In the morning, our camp was in deep shadow, but as the sky brightened light shimmered on the ridge behind, enticing us up, over and into a whole new world of spires, pinnacles and fantasy creatures hued in a spectrum of crimson through cream.
Mesmerized, we sat quietly meditating on the richness of the ever changing sunrise light. The theme of circles repeated in curved and rounded rocks with conical heads and mushroom tops, smoothed over centuries by water drops. At last, with a mind map of sights(and sites) to be seen, we embarked on our return up canyon and further exploring.
After investigating our first ledge of extended stone structures and pictographs, we stopped at a layered waterfall known as upper jump, our senses titillated by water droplets, cherished in the dry desert.
We were intrigued by several granaries in front of which grew an extensive vine that on closer inspection revealed small round squash. We read that this squash plant(or its ancestor) was originally planted and tended by past canyon dwellers over 700 years ago!
Our third and fourth days in the canyon included further wandering and exploring. We discovered side trails to ruins, of which the Big Ruin was impressive for the extent of structures in excellent condition that were located high on a ledge above a steep cliff face.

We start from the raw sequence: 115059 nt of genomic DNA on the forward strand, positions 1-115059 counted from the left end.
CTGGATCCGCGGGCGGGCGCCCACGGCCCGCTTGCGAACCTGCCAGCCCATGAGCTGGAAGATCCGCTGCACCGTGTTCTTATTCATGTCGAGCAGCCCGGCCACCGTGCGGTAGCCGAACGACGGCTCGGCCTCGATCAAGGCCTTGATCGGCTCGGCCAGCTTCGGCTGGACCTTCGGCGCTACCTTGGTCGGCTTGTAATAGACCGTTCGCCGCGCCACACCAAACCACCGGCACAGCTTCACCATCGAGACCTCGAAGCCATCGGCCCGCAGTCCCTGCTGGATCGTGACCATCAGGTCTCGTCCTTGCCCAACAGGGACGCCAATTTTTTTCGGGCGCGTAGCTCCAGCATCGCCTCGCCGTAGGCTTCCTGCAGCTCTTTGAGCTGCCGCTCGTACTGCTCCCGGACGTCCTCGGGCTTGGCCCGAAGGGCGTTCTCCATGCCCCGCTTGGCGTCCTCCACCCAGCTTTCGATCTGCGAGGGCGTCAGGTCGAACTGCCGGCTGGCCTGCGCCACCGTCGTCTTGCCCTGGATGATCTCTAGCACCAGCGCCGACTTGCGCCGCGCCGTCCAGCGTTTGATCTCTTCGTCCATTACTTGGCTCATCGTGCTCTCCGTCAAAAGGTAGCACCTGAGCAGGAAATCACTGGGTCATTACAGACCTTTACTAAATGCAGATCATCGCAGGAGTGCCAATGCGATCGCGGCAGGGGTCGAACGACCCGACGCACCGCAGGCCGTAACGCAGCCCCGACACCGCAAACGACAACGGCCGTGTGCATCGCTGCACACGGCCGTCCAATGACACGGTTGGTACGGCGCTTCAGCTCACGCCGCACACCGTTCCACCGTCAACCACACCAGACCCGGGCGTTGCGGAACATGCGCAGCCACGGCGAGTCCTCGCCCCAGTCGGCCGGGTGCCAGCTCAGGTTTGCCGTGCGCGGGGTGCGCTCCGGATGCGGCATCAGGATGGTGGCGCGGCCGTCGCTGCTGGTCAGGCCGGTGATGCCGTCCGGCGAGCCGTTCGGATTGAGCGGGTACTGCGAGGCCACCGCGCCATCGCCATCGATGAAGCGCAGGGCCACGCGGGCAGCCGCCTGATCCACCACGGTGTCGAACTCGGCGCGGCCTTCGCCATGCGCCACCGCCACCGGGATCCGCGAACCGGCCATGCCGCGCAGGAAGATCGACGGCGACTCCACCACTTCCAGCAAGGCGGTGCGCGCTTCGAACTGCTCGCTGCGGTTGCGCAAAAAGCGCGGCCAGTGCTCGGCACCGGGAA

We considered the National Park Service management of this ecologically and culturally sensitive area. In our world of increasingly invasive manmade impacts, it is satisfying to be in an area where roads have become overgrown tracks, trails are narrow with spiky shrubs whipping at a hiker’s calves, and willow branches meet over backpackers’ heads. The desert and its delicate cryptobiotic crust are protected with spiny spiky vegetation that discourages off-trail wandering. I loved the juicy red prickly pear fruit, although the delicacy left its legacy of fine thorns lingering in my finger tips.
Our last night’s camp was outside the Park’s boundaries, beside a shrubby tributary canyon. At a micro-scale, we observed small insects crawling over dry seed pods that waved on the sandy canyon floor. From the top of a slickrock scramble, we admired larger scale views of the intricate canyon maze.
On day four, we climbed out of the canyon, circling back to the beginning of our hike. Now we saw in the expansive views, layers of meaning integrated in the twisting and turning shelves of rock below. They were filled with magical color, ancient art and vegetable plants started over 700 years ago!